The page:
As the co-inventor of ACT! contact management software, the product credited as the catalyst for the customer relationship management industry, I’m surprisingly not a champion of the concept of “managing relationships” at all. I don’t think entering data, scheduling activities or even communicating with someone amounts to “management” in any meaningful way.
Even if the concept of managing customer relationships was the premise for the industry, the actual result is little more than a tool for management to oversee an employee’s activity, communication and progress with their customers and prospects. CRM systems are often positioned as an employee’s tool for building or maintaining meaningful relationships, but they are really little more than a method of “keeping tabs” on salespeople.
Networking Alone Isn’t the Answer
It’s never just what you know, but whom you know that matters. But anyone can purchase a list of names. No matter what industry you’re in, the quality of your connections trumps the sheer quantity of names in your database. Attending events, shaking hands, collecting business cards – nothing wrong with that, per se, but the person with the most business cards doesn’t necessarily win. The same can be said of social networking: sending dozens of connection requests doesn’t equate to building relationships.
Reporting Activity Isn’t the Answer
Submitting a report that you called, met or emailed a contact shows activity, yes, but it doesn’t necessarily demonstrate the true value of that connection. Numbers on a spreadsheet or notes on a communication log can’t represent the intrinsic aspects of our human relationships. Building and maintaining relationships requires time, intensity, trust and reciprocity, none of which are accurately reflected by a status report.
CRM Isn’t the Answer
According to a study by Gartner, the leading information technology research firm, only 50 percent of Fortune 1000 companies using CRM systems reap a significant return on their investment. Hence, it’s time for a new perspective! I wholeheartedly believe that meaningful relationships lead to success in business – in our personal lives, too, but that’s a subject for a separate article. Without meaningful relationships, our chance of success wanes, perhaps to the point of nonexistence.
Manage Your Reputation Instead
If you can’t manage others to achieve success, how do you get there? Success comes from managing your own actions and positively influencing their perception of you. In other words, managing your reputation! This new perspective requires a very slight shift, from customer relationship management to customer reputation management. You can manage the ways in which you build and maintain the perception of your reputation with customers and prospects. When you demonstrate professionalism, concern and commitment to helping others succeed, trust is the result. Trust that the other person is important enough to you to record the details you learn about them. Trust that you will do what you say that you will do. Trust that you may even earn that all-coveted referral.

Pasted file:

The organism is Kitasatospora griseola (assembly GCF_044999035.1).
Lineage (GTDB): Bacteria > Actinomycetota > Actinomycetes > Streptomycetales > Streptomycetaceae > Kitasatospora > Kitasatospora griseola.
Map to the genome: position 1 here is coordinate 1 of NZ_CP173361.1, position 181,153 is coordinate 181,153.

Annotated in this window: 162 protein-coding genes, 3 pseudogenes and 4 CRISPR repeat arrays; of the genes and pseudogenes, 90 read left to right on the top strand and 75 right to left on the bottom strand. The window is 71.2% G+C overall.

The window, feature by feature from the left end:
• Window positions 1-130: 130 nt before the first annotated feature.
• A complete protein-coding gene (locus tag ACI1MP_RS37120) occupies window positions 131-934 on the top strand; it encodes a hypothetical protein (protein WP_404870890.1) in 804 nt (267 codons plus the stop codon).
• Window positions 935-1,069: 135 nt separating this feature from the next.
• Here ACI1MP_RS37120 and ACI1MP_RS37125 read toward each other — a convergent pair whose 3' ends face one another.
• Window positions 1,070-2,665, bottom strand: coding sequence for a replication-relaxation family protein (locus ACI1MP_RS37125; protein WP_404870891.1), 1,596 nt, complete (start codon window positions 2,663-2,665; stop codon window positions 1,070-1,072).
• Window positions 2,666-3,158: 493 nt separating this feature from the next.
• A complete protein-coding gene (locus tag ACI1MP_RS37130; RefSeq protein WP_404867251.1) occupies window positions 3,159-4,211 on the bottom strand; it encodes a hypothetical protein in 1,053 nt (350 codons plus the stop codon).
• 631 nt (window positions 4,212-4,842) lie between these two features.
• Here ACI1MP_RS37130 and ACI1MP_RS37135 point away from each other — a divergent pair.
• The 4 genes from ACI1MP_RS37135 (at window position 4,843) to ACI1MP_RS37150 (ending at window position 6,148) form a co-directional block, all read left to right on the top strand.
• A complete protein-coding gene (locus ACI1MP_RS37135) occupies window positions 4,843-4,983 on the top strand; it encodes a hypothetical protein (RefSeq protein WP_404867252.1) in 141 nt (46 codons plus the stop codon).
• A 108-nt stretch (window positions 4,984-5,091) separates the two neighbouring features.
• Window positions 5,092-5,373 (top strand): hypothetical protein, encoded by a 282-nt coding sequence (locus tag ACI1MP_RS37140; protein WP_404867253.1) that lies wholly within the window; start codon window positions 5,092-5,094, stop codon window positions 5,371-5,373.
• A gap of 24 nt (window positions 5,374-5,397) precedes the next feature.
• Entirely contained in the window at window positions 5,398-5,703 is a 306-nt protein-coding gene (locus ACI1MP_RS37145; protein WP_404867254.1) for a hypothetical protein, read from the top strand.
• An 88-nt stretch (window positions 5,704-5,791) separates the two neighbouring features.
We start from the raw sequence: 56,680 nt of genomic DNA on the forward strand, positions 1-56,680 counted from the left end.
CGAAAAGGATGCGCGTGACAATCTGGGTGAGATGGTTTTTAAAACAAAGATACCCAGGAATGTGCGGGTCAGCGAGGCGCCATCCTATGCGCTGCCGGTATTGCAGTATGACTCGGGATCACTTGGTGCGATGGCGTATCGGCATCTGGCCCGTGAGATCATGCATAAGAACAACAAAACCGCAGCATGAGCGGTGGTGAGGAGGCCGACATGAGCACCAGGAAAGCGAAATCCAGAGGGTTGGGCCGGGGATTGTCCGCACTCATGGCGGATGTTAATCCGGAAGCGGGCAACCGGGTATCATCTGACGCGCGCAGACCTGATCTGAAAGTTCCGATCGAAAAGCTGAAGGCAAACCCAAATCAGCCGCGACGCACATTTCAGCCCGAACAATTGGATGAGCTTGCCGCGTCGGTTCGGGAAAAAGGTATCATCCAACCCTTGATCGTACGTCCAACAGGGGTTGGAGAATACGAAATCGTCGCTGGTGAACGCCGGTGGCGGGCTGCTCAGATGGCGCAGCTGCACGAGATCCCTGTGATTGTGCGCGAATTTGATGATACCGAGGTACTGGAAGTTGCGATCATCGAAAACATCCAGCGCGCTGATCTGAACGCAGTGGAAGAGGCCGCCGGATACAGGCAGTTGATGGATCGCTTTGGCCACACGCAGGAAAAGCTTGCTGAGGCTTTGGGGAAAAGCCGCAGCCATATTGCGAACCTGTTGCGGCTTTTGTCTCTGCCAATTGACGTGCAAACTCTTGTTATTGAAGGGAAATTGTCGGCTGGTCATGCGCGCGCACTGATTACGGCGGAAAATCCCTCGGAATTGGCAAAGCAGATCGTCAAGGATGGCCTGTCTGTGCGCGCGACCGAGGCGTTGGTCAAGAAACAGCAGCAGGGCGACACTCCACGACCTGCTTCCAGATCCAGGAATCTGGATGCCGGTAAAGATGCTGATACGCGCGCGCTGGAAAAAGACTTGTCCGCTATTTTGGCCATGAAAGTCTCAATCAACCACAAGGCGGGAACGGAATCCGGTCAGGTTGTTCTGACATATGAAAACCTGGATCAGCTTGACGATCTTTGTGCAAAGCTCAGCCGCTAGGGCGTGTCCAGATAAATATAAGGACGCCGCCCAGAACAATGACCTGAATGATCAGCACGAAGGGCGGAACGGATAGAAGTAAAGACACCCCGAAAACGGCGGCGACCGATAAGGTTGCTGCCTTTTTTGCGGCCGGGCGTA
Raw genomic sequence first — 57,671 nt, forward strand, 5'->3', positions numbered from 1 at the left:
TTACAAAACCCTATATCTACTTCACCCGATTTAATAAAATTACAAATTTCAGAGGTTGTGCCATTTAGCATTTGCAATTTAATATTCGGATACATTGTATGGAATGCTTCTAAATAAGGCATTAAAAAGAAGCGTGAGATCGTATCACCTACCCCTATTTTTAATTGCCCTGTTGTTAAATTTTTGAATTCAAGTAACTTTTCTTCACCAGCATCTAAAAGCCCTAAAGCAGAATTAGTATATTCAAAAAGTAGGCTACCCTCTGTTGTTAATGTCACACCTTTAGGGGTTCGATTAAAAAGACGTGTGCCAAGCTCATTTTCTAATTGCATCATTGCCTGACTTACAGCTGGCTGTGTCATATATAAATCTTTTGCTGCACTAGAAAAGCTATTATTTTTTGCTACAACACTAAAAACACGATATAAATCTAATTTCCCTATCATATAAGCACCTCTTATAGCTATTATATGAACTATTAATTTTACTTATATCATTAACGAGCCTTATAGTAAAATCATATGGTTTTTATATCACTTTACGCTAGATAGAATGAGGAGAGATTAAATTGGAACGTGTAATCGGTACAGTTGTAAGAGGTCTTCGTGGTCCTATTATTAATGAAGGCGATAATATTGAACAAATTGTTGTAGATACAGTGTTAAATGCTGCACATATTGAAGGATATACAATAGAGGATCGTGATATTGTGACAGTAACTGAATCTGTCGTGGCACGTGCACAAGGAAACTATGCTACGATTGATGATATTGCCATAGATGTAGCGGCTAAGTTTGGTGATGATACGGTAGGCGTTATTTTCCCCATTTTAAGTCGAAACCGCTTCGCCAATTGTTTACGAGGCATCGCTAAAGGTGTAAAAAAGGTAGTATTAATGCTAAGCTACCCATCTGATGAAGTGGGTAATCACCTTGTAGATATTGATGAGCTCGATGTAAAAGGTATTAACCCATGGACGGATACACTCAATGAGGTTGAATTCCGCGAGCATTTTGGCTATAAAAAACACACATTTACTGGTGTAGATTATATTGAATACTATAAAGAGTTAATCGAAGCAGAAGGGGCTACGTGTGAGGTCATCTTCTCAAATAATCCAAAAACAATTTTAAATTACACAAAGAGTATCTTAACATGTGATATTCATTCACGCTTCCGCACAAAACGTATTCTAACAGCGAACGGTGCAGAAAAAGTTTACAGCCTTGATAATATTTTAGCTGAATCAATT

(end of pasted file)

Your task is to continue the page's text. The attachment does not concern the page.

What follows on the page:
The Deciding Factor
You may not be able to manage another person simply by entering information in an application. However, if you use those tools to remember the details others forget, you’ll stand apart from your competitors, who may or may not offer a better product or service. With each interaction, you can prove that all things being equal, your reputation is the deciding factor.
Reputation Management 101
Maintaining your reputation requires discernment, diligence and discipline in each of the relationships you’ve built. Strong relationships don’t happen by accident. As your relationships grow stronger, so will your reputation. The foundation of authenticity and trust, once established, must be furthered. Every entrepreneur is a business, a personal brand. There’s an adage that business is like an automobile. It won’t run by itself except downhill.
The quality of your reputation, whether good or bad, will be reflected by your overall success. Looking at it from that perspective intensifies the reasons to use relationship management and organizational tools. After all, who doesn’t want to put their best foot forward? Especially when it impacts your bottom-line! Customer relationship management systems can only help you to manage contacts, calendars and communications, but when you do so with diligence and professionalism, the natural result is a good reputation.
CRM pioneer Mike Muhney, the co-creator of ACT! software (credited as the catalyst for the “customer relationship management” industry), is CEO of mobile relationship management purveyor vipOrbit – the first relationship-centric contact manager solution enabling mobile business professionals to manage their contacts, calendar and client/customer interactions across Mac, iPhone and iPad platforms. He may be reached at www.VIPOrbit.com.